Even before world crises, more common initiatives should be carried out in terms of multilateral cooperation to solve the problems humanity is facing, initiatives against crime, for peace, for economic justice, etc. Polarised forces divide the world … It’s true. We can do more together. But we must persevere and move on, we must not surrender.
Last week the Joint Working Committee formed by the Holy See and the WCC held a meeting in Romania. The items on the agenda included the question of migrants and refugees. As you know, right now Italy is facing a major controversy on this issue. There are those who demand to close ports to stranded migrants at sea while others are calling for reception. What is the voice of the Churches on this matter?
In Europe all Churches speak with a single, strong voice on this issue, which encompasses the voice of Pope Francis. This voice says that when people are forced to leave their homes as a result of wars or political persecution, it is our responsibility as Christians to offer them protection, to give them a safe place to stay until they can make a safe return to their homes… This principle is also enshrined in international Conventions ratified after the Second World War. It is imperative that all Europeans – including the Hungarians, for example – give shelter to these refugees whenever they need it. We cannot say: they are not European refugees so we have no responsibility towards them …. They are human beings …
They are human beings regardless of their continent of departure.
So it’s important that the Church has a clear voice on this issue, including the Catholic Church … We are working on this together. In fact we are planning a joint Conference in the Vatican next September.
As you know people expect you to carry out concrete initiatives on peace, on the stuation of migrants and refugees, in the light of the Papal visit. Are you planning initiatives for migrants? We have been working on this subject. The Conference scheduled to take place in September in Rome on populism and xenophobia, which includes the theme of migratory inflows, is one such example. A set of peace initiatives are in the pipeline… We have promoted a dialogue panel on specific issues, at local and international level; themes include the problematic situations of South Sudan, Nigeria, Korea, etc. This is already being done. In any case the Papal visit is a strong incentive to step up joint efforts on these issues. In these kinds of meetings it’s not a matter of “negotiating” something. It’s not our objective.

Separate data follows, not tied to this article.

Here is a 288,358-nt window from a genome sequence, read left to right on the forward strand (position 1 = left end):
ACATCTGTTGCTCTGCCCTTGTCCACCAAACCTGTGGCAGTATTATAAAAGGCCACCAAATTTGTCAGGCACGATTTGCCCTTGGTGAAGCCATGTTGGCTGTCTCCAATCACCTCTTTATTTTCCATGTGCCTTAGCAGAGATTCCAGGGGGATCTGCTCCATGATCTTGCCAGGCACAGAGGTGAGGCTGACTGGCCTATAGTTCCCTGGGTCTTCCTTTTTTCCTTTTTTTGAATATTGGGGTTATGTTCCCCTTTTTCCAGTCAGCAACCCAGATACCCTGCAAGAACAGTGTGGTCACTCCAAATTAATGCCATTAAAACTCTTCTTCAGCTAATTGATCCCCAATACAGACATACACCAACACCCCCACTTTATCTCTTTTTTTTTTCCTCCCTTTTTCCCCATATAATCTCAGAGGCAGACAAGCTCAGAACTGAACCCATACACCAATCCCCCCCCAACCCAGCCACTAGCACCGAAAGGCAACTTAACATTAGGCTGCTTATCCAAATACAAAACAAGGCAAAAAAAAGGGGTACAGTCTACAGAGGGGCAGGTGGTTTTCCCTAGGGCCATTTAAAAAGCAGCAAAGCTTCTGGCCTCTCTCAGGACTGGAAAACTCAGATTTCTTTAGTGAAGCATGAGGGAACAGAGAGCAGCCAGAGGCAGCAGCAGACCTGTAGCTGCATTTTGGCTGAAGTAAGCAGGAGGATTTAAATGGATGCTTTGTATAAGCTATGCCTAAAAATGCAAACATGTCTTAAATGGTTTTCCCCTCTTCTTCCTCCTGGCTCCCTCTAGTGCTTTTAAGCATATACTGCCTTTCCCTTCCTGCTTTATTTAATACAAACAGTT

First of all, we want to listen to the Pope’s words on these themes, and his views on the relations between the Catholic Church and Ecumenical Council of Churches,
We also wish to express our views on these problems and on our mutual cooperation, expressing it with our prayers as well as in our discussion panels.
Are you expecting specific words from the Pope? The Catholic Church is not a member of the Ecumenical Council of Churches. Do you think that the Pope will propose to become a member? This is a theme we have not addressed in the preparations of the meeting. We spoke about the best ways to convey our mutual cooperation and to discuss future projects…. The membership of the Catholic Church to the Ecumenical Council of Churches in not an item on the agenda of the meeting.